Baker Mayfield started out as the quintessential college football story. After receiving no offers from Power 5 programs out of high school, Mayfield walked on at Texas Tech and won Big 12 Freshman of the Year.
Two years and a transfer later, Mayfield grabbed the reins at blue-blood Oklahoma and took college football by storm. His season was so good, he finished fourth in Heisman Trophy voting. The next year he was a finalist and moved up to No. 3.
Now, the underdog walk-on has survived in the Big 12 long enough to become a villain. His story has come full circle. Mayfield has experienced the highest highs that the conference has to offer, winning the conference title both years as a starter and earning a playoff berth. He even set the conference passing efficiency record.
At this point, he has nothing left to prove. As a Heisman finalist, he already deserves mention among the best quarterbacks in conference history. However, his greatest test is yet to come.
Building a reputation
When Mayfield walked on campus, Oklahoma was in turmoil. The Sooners went just 8-5, tied with 2009 and 2005 for worst season by a Bob Stoops team since his first year. OU fired longtime assistant and offensive coordinator Josh Heupel after the disaster.
One year later, the Sooners were in the College Football Playoff. Two significant things changed: Lincoln Riley took over as offensive coordinator and Mayfield became eligible after transferring from Texas Tech.
Mayfield played well during his freshman season in Lubbock, but failed to earn the full-time starting job – or a scholarship. Kliff Kingsbury eventually picked Davis Webb instead as his quarterback of the future.
What a mistake that was.
Mayfield has more than 8,000 yards in total offense and 89 touchdowns in two seasons as a starter. The Sooners won a pair of Big 12 titles. After losing five games in 2014, the Sooners lost just four in two years with Mayfield under center.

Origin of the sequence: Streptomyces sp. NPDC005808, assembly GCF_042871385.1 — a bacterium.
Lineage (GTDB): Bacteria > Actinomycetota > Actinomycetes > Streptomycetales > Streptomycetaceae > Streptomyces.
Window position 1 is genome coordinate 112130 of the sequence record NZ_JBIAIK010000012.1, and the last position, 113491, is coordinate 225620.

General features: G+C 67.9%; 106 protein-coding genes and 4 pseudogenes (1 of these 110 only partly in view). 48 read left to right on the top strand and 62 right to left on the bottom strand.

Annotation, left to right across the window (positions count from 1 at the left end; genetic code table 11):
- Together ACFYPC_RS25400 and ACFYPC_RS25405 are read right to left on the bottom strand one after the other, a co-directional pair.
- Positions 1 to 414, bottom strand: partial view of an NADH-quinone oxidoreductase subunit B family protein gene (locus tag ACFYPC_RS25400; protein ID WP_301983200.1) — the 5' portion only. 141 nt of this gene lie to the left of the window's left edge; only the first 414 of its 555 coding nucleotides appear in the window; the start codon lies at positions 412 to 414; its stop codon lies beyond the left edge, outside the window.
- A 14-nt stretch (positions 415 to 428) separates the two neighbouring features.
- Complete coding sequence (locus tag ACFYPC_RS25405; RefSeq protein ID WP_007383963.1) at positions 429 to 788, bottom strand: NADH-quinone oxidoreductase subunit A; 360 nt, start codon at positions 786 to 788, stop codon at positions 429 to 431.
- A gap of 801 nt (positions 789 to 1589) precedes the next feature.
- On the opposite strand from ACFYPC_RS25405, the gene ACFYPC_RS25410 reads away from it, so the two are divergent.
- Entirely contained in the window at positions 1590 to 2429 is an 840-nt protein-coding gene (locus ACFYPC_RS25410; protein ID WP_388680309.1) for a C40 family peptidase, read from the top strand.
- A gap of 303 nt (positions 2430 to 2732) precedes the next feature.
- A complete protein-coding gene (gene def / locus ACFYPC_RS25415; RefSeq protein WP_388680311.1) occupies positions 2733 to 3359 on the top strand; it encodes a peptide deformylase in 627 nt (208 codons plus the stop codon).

Now, Mayfield ranks as the best player in the Big 12 – and maybe the nation.
While Mayfield was by far the catalyst for the Sooners’ success in 2015 and 2016, he will be exposed like never before in 2017.
Star running backs Joe Mixon and Samaje Perine are gone to the NFL. Biletnikoff Award-winning wide receiver Dede Westbrook was drafted too. Legendary coach Stoops also unexpectedly retired this offseason, leaving Lincoln Riley as the youngest coach in the FBS.
Abdul Adams (283 yards) is the Sooners’ leading returning rusher. Tight end Mark Andrews (489 yards) is the leading receiver. If Oklahoma is going to win a Big 12 title in 2017, Mayfield has to be why.
Granted, that’s not to say Mayfield doesn’t have any help. Oklahoma still recruits at an elite level, especially at running back. The offensive line should be one of the best in Big 12 history. OU also added Kentucky star WR Jeff Badet as a grad transfer, who should lead the team in receiving yards right away.
But with a young head coach and an inexperienced group of skill position talent, Mayfield has to be the difference. With a fearsome opponent across the state, the pressure only rises.
Oklahoma State QB Mason Rudolph ranked among the nation’s top passers last season. With Westbrook gone, James Washington might be the nation’s best wide receiver.
Mayfield shockingly managed to improve on a sensational sophomore campaign in 2016, even though the numbers were already insane. He completed more than 70 percent of his passes and set the Big 12 record for passer rating.
With less options, less experienced coaches and more pressure, Mayfield has to be even better in 2017.
There will be no reprieve. Oklahoma travels to Ohio State during Week 2. Let’s see if he’s up for the challenge.